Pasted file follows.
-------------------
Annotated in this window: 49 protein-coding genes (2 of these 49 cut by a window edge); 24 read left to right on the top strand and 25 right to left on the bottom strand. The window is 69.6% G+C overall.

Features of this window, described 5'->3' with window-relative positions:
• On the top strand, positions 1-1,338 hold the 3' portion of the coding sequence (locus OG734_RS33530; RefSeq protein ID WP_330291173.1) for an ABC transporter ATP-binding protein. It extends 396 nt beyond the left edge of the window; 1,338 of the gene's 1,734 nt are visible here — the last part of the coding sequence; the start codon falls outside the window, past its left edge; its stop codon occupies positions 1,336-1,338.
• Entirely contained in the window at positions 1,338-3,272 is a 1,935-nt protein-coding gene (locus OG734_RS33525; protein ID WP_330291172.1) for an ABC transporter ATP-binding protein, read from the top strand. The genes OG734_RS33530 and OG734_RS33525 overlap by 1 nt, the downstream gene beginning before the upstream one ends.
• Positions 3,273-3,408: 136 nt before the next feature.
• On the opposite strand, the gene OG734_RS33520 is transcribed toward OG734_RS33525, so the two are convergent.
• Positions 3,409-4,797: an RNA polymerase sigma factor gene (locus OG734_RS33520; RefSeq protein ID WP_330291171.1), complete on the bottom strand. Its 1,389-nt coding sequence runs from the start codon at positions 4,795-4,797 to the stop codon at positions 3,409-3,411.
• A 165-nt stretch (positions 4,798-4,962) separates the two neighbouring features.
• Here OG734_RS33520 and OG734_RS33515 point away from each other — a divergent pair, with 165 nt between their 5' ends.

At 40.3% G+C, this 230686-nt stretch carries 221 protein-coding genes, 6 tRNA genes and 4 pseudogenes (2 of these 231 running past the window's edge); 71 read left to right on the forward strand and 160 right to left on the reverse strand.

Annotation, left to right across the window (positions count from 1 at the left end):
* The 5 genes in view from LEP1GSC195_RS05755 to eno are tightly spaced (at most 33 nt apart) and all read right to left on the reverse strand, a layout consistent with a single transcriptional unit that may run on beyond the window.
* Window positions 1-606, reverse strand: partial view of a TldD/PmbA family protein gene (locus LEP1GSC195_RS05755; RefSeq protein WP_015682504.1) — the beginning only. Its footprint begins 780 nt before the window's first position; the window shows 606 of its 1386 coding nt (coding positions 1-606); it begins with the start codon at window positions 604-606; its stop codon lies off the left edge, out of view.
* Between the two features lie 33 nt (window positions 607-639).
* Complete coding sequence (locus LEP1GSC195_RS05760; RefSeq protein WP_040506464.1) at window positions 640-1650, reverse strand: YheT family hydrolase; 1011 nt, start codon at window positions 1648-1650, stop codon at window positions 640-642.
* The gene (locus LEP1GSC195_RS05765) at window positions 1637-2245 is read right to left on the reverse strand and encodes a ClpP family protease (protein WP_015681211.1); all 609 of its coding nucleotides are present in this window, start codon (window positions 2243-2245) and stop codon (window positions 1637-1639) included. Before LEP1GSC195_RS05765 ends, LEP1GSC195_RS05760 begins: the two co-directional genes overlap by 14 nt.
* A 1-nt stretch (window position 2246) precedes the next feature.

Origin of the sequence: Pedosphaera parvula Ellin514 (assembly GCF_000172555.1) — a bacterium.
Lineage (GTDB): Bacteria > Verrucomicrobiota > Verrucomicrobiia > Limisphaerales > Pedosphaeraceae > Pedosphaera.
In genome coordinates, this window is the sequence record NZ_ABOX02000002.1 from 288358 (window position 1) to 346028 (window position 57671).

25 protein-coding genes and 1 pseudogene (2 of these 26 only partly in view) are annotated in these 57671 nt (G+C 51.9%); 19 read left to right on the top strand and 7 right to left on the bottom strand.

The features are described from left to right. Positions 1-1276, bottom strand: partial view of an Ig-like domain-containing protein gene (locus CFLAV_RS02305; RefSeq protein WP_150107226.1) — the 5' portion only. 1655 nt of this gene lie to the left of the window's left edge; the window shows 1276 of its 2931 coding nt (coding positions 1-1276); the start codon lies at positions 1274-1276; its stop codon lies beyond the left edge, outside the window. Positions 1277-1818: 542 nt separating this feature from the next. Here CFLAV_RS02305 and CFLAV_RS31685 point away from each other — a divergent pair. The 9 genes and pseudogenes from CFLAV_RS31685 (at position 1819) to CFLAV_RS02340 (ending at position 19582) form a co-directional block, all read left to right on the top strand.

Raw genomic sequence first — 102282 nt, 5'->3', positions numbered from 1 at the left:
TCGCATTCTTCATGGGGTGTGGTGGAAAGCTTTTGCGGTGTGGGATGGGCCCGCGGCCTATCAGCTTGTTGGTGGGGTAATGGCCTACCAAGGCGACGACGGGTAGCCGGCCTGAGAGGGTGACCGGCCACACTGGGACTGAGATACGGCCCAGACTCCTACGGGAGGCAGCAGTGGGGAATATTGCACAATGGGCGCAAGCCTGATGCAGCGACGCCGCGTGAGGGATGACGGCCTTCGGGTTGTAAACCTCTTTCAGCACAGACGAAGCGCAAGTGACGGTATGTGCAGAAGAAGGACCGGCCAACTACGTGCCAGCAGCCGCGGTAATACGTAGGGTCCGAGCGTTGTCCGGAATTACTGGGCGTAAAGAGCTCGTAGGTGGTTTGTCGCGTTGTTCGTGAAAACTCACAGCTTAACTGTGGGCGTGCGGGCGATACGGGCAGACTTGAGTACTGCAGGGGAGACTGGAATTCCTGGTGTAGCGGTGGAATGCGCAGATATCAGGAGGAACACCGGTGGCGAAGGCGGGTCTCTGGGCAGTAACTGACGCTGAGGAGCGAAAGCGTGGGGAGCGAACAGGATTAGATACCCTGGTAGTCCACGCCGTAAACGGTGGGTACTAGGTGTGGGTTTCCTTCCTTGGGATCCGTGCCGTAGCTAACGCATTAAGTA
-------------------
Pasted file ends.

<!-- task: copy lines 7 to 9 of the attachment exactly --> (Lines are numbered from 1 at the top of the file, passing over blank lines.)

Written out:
• Positions 3,409-4,797: an RNA polymerase sigma factor gene (locus OG734_RS33520; RefSeq protein ID WP_330291171.1), complete on the bottom strand. Its 1,389-nt coding sequence runs from the start codon at positions 4,795-4,797 to the stop codon at positions 3,409-3,411.
• A 165-nt stretch (positions 4,798-4,962) separates the two neighbouring features.
• Here OG734_RS33520 and OG734_RS33515 point away from each other — a divergent pair, with 165 nt between their 5' ends.